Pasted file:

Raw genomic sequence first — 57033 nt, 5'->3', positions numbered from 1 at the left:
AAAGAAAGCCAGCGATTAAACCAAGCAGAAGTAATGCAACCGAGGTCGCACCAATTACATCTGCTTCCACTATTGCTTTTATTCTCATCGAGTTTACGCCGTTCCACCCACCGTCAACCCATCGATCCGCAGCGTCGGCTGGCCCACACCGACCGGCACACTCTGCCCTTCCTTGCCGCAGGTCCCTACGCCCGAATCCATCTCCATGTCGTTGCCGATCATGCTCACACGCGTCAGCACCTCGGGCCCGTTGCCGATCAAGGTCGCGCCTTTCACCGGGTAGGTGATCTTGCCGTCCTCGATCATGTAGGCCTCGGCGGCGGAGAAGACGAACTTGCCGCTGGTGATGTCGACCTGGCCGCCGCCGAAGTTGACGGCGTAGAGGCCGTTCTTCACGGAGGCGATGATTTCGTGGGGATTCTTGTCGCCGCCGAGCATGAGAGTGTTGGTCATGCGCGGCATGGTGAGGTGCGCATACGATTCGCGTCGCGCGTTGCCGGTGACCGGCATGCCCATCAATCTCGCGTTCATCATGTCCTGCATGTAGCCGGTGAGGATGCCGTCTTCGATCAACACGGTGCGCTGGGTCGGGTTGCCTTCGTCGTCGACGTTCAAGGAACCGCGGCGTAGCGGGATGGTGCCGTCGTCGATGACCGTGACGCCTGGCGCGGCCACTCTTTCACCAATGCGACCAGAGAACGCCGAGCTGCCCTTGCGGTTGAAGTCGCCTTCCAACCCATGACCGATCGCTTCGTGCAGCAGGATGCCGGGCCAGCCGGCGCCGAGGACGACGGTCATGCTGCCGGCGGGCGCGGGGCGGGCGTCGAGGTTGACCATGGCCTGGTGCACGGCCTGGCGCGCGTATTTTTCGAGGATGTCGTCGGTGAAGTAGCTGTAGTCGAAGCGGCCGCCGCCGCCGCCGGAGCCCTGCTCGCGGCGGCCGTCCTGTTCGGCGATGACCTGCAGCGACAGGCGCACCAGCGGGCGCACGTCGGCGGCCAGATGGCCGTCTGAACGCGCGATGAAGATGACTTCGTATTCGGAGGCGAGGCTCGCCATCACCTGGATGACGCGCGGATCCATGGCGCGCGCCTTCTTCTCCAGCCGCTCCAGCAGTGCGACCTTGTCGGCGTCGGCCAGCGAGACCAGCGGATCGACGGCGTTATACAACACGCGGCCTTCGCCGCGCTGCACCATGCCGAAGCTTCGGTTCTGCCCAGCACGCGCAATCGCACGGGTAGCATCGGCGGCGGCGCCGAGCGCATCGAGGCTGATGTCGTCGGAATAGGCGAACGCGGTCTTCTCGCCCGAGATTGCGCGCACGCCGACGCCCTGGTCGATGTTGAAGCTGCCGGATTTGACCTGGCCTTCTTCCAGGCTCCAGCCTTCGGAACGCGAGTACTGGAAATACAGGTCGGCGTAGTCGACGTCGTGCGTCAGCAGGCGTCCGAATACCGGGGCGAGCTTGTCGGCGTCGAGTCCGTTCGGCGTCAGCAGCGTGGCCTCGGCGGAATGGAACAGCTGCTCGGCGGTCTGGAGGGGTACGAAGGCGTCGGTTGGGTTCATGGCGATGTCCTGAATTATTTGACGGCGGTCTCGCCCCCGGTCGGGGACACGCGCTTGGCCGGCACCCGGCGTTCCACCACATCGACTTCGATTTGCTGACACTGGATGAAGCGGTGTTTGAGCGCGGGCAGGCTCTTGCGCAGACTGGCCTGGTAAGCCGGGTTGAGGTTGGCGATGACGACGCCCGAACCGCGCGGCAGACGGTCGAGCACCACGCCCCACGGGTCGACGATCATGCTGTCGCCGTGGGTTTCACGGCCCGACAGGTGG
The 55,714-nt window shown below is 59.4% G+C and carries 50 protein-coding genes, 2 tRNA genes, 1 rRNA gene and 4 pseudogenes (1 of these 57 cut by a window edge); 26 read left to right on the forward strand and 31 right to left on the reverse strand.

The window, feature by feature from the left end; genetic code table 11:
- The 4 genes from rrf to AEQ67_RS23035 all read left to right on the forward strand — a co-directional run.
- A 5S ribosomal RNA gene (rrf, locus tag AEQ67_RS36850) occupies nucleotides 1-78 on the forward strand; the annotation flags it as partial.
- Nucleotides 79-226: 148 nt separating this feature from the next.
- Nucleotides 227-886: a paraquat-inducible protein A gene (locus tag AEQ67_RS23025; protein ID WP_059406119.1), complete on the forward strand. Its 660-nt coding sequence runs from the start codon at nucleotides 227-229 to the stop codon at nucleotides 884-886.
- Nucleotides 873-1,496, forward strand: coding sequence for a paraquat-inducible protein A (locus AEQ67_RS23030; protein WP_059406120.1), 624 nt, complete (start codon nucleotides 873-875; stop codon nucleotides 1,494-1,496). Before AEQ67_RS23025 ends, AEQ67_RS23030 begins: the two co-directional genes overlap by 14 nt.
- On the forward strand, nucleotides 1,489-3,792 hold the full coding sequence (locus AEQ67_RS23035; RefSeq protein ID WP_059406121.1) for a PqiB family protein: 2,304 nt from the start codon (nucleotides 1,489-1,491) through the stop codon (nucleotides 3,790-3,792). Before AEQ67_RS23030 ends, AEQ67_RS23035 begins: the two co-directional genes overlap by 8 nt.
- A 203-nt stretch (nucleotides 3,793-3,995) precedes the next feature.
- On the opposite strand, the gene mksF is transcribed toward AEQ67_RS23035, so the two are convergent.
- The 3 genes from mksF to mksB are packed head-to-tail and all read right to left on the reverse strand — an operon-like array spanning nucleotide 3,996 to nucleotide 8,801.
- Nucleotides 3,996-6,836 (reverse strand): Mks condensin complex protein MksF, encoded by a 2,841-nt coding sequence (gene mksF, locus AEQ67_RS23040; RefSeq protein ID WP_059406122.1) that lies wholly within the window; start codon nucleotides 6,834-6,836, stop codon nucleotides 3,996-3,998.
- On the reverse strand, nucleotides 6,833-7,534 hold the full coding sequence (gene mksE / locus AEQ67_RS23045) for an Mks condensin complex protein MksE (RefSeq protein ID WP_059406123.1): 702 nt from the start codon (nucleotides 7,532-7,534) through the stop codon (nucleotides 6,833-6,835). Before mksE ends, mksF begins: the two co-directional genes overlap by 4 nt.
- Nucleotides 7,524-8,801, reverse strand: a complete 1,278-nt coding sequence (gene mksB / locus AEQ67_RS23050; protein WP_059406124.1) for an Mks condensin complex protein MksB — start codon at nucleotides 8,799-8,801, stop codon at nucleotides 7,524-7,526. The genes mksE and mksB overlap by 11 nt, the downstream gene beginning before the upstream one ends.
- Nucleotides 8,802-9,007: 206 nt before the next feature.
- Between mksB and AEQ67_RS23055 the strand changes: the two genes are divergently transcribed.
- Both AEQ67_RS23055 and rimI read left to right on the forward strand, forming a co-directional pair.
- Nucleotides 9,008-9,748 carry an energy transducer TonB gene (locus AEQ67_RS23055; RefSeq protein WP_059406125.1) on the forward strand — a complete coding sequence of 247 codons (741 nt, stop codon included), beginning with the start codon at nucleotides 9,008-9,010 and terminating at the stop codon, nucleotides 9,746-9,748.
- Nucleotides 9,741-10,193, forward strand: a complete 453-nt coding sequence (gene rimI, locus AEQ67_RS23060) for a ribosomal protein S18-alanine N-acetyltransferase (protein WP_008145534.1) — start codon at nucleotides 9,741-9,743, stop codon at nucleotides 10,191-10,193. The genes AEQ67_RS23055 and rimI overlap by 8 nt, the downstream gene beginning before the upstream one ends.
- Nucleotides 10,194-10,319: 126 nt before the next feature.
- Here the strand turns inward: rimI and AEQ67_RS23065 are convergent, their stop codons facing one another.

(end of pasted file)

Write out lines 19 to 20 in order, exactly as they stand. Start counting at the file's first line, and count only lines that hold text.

- Both AEQ67_RS23055 and rimI read left to right on the forward strand, forming a co-directional pair.
- Nucleotides 9,008-9,748 carry an energy transducer TonB gene (locus AEQ67_RS23055; RefSeq protein WP_059406125.1) on the forward strand — a complete coding sequence of 247 codons (741 nt, stop codon included), beginning with the start codon at nucleotides 9,008-9,010 and terminating at the stop codon, nucleotides 9,746-9,748.